Tue Jul 27th, 2010, 10:39 AM
Not sure what you mean. The time when Bosh really started downhill was after the deadline. Colangelo was helpless at that point even if he knew Bosh wasn't coming back. His best bet, whether he knew Bosh was gone or not, was to maintain that the Raptors wanted him and were in the hunt. He had to protect his leverage for trades. Colangelo was working for the team, Bosh was working for himself. Not sure how Colangelo's integrity can be called to question here...
Tue Jul 27th, 2010, 10:50 AM
I heard the interview and it felt... unseemly. It just felt like the GM was trying to pass of blame and talking about "Well, if this didn't happen and that didn't happen...". It really felt like The GM was saying "Hey, just had some bad breaks! Nothing I could do."
First off, no one was caught unaware of this. Jalen Rose, of all people, was screaming last offseason that there was no way Bosh would stay. There's been whispers that Bosh, Wade and LeBron was cooking something up since 2008 (Hell, since 2006!). The GM is supposed to have his pulse on everything and if he was truly hoodwinked by his employee, then I think that's says more about him than Bosh. And by his own admission, he talked about how Bosh changed after the all star break and how voices were in his head. Well, if he was a problem then, why not trade him? Why wait and see this scenario play out. The whole interview felt like The GM was just dry snitching.
I don't know whether or not Bosh 'tanked' the last half of the season (gun to the head, I would say yes and if he did, well, you can knock me over a feather, a pro athlete not giving his all 100% of the time on a .500 team, I AM SHOCKED), but The GM sold this team with the fact that if Bosh left or was injured, that they could survive that and it's pretty obvious that they couldn't and the team that The GM put together was flawed and THAT is on him. This culture of "Star Player Leave And The Team Subtly Throws Him Under The Bus" just seems... dishonest and more about covering his a**.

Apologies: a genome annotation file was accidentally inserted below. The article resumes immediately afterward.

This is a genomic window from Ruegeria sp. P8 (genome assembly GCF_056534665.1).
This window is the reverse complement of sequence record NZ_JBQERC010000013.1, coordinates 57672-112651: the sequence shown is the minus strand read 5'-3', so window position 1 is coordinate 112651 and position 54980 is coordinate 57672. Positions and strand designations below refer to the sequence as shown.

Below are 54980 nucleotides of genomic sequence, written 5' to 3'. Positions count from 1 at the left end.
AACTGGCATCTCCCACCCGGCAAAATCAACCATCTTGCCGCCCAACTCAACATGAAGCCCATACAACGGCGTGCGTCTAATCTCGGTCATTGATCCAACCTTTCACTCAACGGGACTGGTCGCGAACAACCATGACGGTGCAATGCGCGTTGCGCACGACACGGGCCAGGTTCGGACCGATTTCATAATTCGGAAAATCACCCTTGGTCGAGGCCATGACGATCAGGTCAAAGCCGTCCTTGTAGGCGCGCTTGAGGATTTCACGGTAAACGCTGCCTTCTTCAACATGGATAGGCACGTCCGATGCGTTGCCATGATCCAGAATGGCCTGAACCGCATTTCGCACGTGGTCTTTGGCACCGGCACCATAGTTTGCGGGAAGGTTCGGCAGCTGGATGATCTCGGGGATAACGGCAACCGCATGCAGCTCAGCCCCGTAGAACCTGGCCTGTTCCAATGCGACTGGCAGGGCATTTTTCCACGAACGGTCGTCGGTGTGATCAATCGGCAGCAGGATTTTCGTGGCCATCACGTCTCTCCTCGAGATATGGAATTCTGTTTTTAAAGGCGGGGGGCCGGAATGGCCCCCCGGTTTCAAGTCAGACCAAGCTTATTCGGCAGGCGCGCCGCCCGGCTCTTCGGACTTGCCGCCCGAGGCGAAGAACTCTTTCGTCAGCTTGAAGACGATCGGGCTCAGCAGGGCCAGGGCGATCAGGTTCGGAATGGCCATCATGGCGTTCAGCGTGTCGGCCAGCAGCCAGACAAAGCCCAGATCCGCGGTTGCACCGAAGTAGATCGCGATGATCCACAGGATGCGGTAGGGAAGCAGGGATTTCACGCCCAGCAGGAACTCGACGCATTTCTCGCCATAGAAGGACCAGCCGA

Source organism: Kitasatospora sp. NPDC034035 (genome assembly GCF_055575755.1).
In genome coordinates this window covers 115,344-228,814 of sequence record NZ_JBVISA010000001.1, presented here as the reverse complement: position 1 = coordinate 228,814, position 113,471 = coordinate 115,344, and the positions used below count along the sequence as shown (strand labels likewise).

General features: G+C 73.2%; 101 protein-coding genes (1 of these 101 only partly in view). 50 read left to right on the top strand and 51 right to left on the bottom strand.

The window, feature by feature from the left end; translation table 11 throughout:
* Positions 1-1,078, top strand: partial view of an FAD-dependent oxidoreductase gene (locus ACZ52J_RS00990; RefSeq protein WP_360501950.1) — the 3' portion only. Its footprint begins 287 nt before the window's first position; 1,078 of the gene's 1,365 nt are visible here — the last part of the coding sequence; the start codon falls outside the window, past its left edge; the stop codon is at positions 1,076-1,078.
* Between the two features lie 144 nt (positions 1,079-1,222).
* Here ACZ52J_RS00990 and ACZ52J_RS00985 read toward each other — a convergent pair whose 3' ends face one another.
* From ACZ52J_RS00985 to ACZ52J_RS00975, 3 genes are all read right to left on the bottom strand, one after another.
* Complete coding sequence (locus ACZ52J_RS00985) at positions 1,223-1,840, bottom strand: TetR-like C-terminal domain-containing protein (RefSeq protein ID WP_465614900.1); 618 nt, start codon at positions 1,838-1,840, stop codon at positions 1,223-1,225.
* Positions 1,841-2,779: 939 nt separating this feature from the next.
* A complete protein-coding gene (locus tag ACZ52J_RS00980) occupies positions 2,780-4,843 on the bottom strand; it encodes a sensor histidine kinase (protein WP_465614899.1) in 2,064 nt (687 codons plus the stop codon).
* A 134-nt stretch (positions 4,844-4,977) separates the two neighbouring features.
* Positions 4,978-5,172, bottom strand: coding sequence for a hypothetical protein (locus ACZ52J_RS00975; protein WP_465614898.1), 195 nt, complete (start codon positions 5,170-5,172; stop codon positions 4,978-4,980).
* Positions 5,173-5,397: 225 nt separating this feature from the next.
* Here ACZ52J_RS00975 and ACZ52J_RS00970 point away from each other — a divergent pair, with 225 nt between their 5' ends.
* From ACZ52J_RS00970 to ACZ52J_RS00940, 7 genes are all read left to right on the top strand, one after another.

We talk about the loyalty that players should show to fans and to the organization, but these players quickly find out that there is no loyalty there. Fans give unconditional love and our emotions get run over when a player leaves and get played on when a player wants to re-up... but our love only extends on how hard they defend on the court or their 3 pt %. As soon as they have a 6-24 shooting game or an extended slump, we call for them to be traded or don't be resigned when the contract is up, no matter how much the player likes Toronto or wherever he is. Witness Reggie Evans, who name was being chanted in pre-season and throughout the season we waited for him to bring the 'toughness' this team needs... and as soon as 5 games in, there's were calls to bench him, as he 'didn't know his role' and 'was a liability on offence'. I mean, does anyone REALLY care what happens to him? Or Rasho? Or Marcus Banks? I 'hate' Jose Calderon as much as anyone, but all he's done is profess his love for this city and this organization and show a willingness to get better and play whatever role is set out for him, and The GM trades him away, get it's reneged and now he's unsure where he's going. If you were Jose, would YOU have any loyalty to this organization? Would it be easy for you to go to back knowing that they didn't really want you here, if they had their druthers? And don't give me the "He's making 9 million a year, he should be proffesional about it". He's still a human being, therefore flawed and we can't expect him to be a better person because The GM handed him a lot of money. Plus, we as fans, owners (looking at you Dan Gilbert) and GMs (looking at you David Kahn) don't have much perspective on these things, why should we expect players, who've been coddled all their lives and never had a 'real' job, to have this?
The bottom line is, I just feel like this has been a mass failure by the organization to do right by the fans and the star player. It's not like we, as fans, haven't gone through this before and after a time, it's time to stop blaming the players and for the organization to look at themselves and their philosophy. To go a radio station and say these things when you didn't do enough to take care of 'your house' and to not build a team to give enough of a basketball reason to keep you around beyond 'Hey, we can pay you the most!' just feels like a guy fighting for preservation of his own job. Everyone just come out looking bad.
(BTW, the funniest part of that interview was him saying that Linus Klieza was the best post up player that Toronto had. If that doesn't tell you how much trouble this team is in...)